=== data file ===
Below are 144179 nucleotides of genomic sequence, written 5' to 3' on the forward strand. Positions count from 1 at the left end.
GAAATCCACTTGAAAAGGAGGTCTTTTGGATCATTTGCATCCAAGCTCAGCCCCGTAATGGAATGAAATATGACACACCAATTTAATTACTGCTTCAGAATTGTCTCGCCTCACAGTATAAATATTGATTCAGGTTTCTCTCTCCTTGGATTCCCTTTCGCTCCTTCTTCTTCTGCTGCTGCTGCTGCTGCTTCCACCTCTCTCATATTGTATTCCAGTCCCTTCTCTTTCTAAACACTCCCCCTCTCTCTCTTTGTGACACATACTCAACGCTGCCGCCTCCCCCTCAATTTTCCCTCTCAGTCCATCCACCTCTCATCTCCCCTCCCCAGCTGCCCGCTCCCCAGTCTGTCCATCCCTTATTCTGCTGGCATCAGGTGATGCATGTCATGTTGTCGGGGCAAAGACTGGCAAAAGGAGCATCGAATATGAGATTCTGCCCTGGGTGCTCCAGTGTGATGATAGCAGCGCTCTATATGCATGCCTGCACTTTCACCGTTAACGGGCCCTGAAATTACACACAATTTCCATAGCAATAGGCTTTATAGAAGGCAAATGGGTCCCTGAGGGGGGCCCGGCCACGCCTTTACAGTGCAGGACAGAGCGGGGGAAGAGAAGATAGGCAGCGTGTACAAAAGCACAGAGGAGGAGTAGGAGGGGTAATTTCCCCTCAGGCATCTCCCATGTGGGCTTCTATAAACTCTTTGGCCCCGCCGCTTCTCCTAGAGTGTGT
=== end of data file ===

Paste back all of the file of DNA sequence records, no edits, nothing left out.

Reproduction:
Below are 144179 nucleotides of genomic sequence, written 5' to 3' on the forward strand. Positions count from 1 at the left end.
GAAATCCACTTGAAAAGGAGGTCTTTTGGATCATTTGCATCCAAGCTCAGCCCCGTAATGGAATGAAATATGACACACCAATTTAATTACTGCTTCAGAATTGTCTCGCCTCACAGTATAAATATTGATTCAGGTTTCTCTCTCCTTGGATTCCCTTTCGCTCCTTCTTCTTCTGCTGCTGCTGCTGCTGCTTCCACCTCTCTCATATTGTATTCCAGTCCCTTCTCTTTCTAAACACTCCCCCTCTCTCTCTTTGTGACACATACTCAACGCTGCCGCCTCCCCCTCAATTTTCCCTCTCAGTCCATCCACCTCTCATCTCCCCTCCCCAGCTGCCCGCTCCCCAGTCTGTCCATCCCTTATTCTGCTGGCATCAGGTGATGCATGTCATGTTGTCGGGGCAAAGACTGGCAAAAGGAGCATCGAATATGAGATTCTGCCCTGGGTGCTCCAGTGTGATGATAGCAGCGCTCTATATGCATGCCTGCACTTTCACCGTTAACGGGCCCTGAAATTACACACAATTTCCATAGCAATAGGCTTTATAGAAGGCAAATGGGTCCCTGAGGGGGGCCCGGCCACGCCTTTACAGTGCAGGACAGAGCGGGGGAAGAGAAGATAGGCAGCGTGTACAAAAGCACAGAGGAGGAGTAGGAGGGGTAATTTCCCCTCAGGCATCTCCCATGTGGGCTTCTATAAACTCTTTGGCCCCGCCGCTTCTCCTAGAGTGTGT